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David Shneer, a widely admired history professor and director of the Program in Jewish Studies at the University of Colorado Boulder, died November 4 in Denver of brain cancer. He was 48.
Shneer was one of the liveliest people I’ve ever known, and his premature passing means that this bright figure will always remain young, vivacious and energetic in my memory. He was at the vanguard of a younger generation of Jewish Studies scholars who didn’t hesitate to challenge orthodoxies in the field regarding Jewish life under communist rule.
Shneer came to Yiddish through his academic research when he began studying Russian history at the University of California, Berkeley. His grandparents were originally from Russia but were fully assimilated, “with no trace of a Yiddish accent in their English,” as he told the Yiddish Book Center in an interview in 2010. His PhD thesis, which was later expanded and published in book form, Yiddish and the Creation of Soviet Jewish Culture 1918-1930 explores the apex of Yiddish culture in the USSR before the Stalinist purges of the late 1930s.
Shneer was among the first scholars to gain access to the Soviet archives, most importantly: the archive of the Moscow Yiddish newspaper, Der Emes (i.e. Pravda, The Truth). This rich source of information allowed him to research Soviet Jewish history through a new methodological approach. Shneer was keenly interested in the internal dynamics of Jewish cultural activity and the intentions and approaches of those producing it. The book was revisionist in nature, revealing a scholar freed of the ideological confines of the field during the Cold War, which viewed Soviet Jewish culture solely as a product of the Communist party
Shneer believed that “Yiddish is never just Yiddish.” For him, interest in Yiddish was a sort of search for an alternative Judaism, which was popular in Berkeley during his student years there. From 1997 through 2001, he served as education director at Congregation Sha’ar Zahav, the LGBTQ synagogue in San Francisco. There he developed the belief that Jewish culture could be understood through the lens of queer culture. He expanded upon this idea in the book Queer Jews (2002, co-edited with Caryn Aviv), a collection of essays exploring how LGBTQ Jews carve out a space for themselves within Jewish life.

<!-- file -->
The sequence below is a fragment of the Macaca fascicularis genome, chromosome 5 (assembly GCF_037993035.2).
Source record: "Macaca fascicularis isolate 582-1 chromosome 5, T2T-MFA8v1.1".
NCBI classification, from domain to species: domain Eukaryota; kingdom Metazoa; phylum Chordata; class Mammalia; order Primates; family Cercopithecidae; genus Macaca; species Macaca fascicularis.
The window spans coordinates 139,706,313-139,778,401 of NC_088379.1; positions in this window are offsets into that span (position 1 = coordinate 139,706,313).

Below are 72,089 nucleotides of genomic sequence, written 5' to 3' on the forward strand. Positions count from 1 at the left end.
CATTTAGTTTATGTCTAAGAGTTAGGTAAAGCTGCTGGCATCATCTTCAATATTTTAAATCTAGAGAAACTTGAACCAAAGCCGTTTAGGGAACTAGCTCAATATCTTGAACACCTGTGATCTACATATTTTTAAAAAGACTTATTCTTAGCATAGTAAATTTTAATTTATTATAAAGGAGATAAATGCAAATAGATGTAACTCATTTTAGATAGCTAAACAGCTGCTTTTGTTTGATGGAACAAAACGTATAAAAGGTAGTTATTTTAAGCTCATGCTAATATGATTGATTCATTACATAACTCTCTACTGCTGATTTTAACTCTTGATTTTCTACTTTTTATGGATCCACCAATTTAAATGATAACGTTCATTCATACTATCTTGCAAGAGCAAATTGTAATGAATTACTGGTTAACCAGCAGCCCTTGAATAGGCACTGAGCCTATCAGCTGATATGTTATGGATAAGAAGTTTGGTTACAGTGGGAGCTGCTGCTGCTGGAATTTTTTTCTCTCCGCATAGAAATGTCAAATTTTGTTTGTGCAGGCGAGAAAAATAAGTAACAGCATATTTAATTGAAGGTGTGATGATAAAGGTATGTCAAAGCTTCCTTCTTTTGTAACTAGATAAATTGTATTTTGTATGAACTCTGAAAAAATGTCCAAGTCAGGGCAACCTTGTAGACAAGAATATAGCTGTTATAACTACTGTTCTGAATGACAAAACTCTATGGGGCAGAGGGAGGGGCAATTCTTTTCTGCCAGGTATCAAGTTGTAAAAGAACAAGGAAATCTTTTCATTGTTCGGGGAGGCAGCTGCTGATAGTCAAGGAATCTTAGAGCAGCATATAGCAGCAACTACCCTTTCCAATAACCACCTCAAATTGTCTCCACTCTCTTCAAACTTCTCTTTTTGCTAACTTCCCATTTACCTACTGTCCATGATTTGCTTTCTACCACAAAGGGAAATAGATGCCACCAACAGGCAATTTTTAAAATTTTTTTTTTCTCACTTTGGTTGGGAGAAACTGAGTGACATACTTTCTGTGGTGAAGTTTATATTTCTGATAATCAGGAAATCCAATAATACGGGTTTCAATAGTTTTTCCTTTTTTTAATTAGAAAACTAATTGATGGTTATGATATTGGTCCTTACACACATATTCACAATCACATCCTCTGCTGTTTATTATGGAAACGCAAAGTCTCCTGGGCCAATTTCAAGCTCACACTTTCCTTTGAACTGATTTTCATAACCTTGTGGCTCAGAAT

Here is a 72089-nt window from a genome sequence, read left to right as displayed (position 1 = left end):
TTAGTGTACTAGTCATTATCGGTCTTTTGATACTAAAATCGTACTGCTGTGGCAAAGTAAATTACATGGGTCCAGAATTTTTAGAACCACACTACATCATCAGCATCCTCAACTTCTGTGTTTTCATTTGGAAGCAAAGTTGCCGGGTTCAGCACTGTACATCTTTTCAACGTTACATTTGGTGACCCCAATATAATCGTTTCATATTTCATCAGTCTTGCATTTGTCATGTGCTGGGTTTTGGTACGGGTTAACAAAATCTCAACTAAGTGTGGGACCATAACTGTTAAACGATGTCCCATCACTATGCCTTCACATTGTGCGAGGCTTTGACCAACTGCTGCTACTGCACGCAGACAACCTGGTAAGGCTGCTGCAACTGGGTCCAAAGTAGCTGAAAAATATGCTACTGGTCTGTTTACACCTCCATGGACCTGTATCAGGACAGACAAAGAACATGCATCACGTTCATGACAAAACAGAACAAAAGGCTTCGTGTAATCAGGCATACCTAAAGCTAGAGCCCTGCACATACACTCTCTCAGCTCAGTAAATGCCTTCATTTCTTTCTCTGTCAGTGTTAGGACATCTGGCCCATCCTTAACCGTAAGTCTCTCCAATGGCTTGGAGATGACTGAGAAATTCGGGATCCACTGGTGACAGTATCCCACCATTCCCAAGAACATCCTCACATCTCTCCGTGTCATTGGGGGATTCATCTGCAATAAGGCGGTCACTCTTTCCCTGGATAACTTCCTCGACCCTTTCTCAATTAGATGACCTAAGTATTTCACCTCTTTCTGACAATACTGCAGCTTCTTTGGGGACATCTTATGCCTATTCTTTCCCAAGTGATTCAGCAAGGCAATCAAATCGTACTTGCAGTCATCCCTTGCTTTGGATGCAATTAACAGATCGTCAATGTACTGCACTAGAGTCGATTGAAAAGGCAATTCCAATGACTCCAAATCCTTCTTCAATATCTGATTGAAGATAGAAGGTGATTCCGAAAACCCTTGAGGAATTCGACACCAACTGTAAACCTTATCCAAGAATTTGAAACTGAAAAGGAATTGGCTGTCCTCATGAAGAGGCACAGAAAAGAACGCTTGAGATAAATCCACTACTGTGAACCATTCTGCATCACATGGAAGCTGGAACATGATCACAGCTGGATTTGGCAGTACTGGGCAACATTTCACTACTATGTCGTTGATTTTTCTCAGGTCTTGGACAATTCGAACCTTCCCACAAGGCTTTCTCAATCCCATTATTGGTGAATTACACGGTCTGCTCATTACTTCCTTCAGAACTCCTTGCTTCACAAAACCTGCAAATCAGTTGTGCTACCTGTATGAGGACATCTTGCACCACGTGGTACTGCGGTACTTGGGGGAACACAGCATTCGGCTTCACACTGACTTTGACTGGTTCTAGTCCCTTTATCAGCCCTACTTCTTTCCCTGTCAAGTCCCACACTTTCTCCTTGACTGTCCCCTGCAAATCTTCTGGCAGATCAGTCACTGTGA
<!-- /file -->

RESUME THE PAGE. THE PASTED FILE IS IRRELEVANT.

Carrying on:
Shneer loved good stories, and they often propelled him towards serious scholarly endeavors. In Berlin, he got to know the German-Jewish singer and actress Jalda Rebling, who told him about her mother– the Dutch-Yiddish singer and actress, Lin Jaldati. After surviving a series of German concentration camps, Jaldati settled in East Berlin. She toured East Germany with concerts of Yiddish songs and released several albums. Shneer was entranced with this unique historical figure, who earned a prominent role for herself as a Jewish woman in Communist society. Together with the singer Jewlia Eisenberg, Shneer created a multimedia project, “Art is my Weapon” that tells Jaldati’s story through song, showing how she was instrumental in shaping Holocaust memory in East Germany.
Several years ago, Shneer visited an exhibit of wartime photographs in Moscow and was stunned to discover how many of the era’s Soviet photographers were Jewish. He explored the topic in his book, Through Soviet Jewish Eyes: Photography, War and the Holocaust. In his latest book, Grief: The Biography of a Holocaust Photograph, which was published in August 2020, he tells the history of a single photograph by the Soviet Jewish photographer Dmitri Baltermants. The photo shows a woman standing alongside a trench, riddled with bodies after the mass execution of Jews in Kerch, Crimea, shortly before its liberation by the Red Army in January 1942. The scene would become an early defining image of the Holocaust in the USSR. Shneer’s work brings together insights into history, politics and Jewish culture to explore this photo’s impact.
Shneer was a generous person, dedicating much of his time and energy to Jewish cultural life. Alongside Anna Shternshis, professor of Yiddish studies at the University of Toronto, he co-edited East European Jewish Affairs, and was a popular instructor at the Yiddish Book Center’s summer program. He enjoyed traveling the world, and as an academic advisor to Yiddishkayt’s Helix Project, would lead groups of young Americans on trips to Eastern Europe to see sites in Lithuania and Belarus, where Yiddish culture had once flourished.
David Shneer’s premature death is a great loss to Jewish studies and Jewish culture, to his friends and colleagues. He leaves behind his husband Greg Drinkwater, co-parent Caryn Aviv, daughter Sasha and his parents Diane and Jim Shneer.